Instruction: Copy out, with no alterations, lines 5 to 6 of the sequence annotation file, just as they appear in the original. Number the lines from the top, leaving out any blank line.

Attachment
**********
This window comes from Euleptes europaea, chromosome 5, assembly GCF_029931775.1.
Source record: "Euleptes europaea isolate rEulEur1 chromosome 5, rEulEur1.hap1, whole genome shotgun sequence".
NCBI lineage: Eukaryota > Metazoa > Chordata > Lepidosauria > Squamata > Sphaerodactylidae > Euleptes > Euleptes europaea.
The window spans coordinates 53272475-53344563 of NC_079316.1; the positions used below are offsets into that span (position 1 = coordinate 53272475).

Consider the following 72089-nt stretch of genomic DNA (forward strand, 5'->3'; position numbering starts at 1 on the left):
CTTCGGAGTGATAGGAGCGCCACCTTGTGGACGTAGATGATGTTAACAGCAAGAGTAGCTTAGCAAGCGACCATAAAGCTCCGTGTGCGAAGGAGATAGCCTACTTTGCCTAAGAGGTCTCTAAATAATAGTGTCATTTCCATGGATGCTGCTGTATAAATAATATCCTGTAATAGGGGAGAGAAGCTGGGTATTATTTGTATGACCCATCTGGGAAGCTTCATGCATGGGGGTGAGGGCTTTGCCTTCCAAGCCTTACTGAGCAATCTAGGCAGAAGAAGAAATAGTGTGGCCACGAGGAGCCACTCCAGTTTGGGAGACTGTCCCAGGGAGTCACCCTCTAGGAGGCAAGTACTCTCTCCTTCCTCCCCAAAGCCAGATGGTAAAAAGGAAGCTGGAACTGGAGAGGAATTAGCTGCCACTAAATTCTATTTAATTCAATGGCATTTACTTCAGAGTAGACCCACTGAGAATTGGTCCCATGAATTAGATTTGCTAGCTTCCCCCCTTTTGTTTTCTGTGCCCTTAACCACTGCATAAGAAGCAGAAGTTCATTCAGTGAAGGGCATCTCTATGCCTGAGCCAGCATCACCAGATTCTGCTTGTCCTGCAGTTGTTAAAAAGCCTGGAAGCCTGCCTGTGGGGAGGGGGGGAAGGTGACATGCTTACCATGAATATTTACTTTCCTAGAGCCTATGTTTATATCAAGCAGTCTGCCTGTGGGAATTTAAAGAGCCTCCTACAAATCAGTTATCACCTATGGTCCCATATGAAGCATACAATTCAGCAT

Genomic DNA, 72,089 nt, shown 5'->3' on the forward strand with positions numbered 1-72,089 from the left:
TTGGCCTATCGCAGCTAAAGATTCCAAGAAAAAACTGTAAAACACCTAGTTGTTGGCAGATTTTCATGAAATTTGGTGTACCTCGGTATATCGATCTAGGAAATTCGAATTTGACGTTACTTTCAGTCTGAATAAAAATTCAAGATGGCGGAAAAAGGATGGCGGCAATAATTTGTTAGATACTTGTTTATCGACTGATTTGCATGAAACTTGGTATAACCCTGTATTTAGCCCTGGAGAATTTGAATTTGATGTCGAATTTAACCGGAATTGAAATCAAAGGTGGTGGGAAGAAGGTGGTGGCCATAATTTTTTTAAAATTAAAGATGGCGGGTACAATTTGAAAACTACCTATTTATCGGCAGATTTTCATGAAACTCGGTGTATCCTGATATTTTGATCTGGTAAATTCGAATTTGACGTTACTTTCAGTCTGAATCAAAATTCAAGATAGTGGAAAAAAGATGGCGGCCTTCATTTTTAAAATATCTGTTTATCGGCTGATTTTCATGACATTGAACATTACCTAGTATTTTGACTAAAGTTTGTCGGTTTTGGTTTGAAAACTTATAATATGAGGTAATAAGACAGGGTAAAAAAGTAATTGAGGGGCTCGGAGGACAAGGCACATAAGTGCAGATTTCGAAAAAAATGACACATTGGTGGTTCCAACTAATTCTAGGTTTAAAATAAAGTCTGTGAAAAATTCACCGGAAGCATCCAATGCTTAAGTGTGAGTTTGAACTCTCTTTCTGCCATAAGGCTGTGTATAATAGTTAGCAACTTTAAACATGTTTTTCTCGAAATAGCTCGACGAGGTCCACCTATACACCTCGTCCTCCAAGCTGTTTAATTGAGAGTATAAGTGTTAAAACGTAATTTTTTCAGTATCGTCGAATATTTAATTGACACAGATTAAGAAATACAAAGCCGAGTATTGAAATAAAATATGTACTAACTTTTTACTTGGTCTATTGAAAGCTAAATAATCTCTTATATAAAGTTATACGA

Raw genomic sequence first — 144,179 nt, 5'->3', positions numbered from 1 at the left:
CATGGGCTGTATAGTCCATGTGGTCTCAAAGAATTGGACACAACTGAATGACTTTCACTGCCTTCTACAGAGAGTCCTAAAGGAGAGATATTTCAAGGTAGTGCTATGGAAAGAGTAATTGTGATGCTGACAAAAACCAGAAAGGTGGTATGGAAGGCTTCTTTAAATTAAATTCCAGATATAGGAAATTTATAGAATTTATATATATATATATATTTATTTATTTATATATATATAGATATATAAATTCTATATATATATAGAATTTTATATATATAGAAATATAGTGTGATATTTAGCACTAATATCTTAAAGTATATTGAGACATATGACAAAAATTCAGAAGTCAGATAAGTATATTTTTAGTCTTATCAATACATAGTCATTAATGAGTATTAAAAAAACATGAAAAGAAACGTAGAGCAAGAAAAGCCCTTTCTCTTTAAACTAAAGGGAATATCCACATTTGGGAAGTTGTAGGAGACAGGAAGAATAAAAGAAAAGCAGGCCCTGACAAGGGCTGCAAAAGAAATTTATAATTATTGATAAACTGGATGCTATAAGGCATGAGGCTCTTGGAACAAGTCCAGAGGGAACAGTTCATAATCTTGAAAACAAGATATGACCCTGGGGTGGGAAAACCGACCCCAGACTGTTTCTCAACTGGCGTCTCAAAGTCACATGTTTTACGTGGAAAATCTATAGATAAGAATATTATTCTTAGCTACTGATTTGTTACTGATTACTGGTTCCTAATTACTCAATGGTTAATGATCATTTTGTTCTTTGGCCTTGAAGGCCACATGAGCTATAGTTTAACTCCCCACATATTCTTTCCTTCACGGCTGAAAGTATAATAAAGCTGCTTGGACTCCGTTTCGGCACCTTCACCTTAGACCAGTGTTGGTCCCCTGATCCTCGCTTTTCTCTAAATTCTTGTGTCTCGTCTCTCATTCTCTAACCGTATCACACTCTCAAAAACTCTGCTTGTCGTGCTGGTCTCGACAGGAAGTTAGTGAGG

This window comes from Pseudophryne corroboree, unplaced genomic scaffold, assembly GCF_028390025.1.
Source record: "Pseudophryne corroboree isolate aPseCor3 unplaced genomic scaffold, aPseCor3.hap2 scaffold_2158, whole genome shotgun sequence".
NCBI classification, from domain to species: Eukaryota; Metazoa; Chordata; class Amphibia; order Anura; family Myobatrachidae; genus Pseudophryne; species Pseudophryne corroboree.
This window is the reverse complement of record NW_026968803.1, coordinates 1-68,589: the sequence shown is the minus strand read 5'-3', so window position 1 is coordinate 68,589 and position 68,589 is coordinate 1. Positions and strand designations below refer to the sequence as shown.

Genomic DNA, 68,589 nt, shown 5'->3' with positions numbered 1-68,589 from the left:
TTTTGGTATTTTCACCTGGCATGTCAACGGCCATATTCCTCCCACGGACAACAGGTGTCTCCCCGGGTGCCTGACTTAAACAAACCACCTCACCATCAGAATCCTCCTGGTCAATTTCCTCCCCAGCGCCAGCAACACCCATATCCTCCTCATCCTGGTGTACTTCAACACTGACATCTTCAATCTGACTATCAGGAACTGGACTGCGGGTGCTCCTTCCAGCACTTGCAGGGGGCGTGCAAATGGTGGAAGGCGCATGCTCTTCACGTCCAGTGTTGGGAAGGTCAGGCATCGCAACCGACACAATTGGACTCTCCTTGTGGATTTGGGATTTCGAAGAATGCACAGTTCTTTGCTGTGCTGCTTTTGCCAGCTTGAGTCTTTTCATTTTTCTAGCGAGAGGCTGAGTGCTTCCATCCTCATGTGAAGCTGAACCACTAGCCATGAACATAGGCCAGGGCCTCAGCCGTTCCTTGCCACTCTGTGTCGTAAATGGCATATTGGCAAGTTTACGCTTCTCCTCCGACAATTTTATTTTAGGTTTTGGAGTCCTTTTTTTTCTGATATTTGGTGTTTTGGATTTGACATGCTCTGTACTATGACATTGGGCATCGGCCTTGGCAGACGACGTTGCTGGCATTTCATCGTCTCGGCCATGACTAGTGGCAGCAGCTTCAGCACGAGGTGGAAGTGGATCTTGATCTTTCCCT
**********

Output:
Consider the following 72089-nt stretch of genomic DNA (forward strand, 5'->3'; position numbering starts at 1 on the left):
CTTCGGAGTGATAGGAGCGCCACCTTGTGGACGTAGATGATGTTAACAGCAAGAGTAGCTTAGCAAGCGACCATAAAGCTCCGTGTGCGAAGGAGATAGCCTACTTTGCCTAAGAGGTCTCTAAATAATAGTGTCATTTCCATGGATGCTGCTGTATAAATAATATCCTGTAATAGGGGAGAGAAGCTGGGTATTATTTGTATGACCCATCTGGGAAGCTTCATGCATGGGGGTGAGGGCTTTGCCTTCCAAGCCTTACTGAGCAATCTAGGCAGAAGAAGAAATAGTGTGGCCACGAGGAGCCACTCCAGTTTGGGAGACTGTCCCAGGGAGTCACCCTCTAGGAGGCAAGTACTCTCTCCTTCCTCCCCAAAGCCAGATGGTAAAAAGGAAGCTGGAACTGGAGAGGAATTAGCTGCCACTAAATTCTATTTAATTCAATGGCATTTACTTCAGAGTAGACCCACTGAGAATTGGTCCCATGAATTAGATTTGCTAGCTTCCCCCCTTTTGTTTTCTGTGCCCTTAACCACTGCATAAGAAGCAGAAGTTCATTCAGTGAAGGGCATCTCTATGCCTGAGCCAGCATCACCAGATTCTGCTTGTCCTGCAGTTGTTAAAAAGCCTGGAAGCCTGCCTGTGGGGAGGGGGGGAAGGTGACATGCTTACCATGAATATTTACTTTCCTAGAGCCTATGTTTATATCAAGCAGTCTGCCTGTGGGAATTTAAAGAGCCTCCTACAAATCAGTTATCACCTATGGTCCCATATGAAGCATACAATTCAGCAT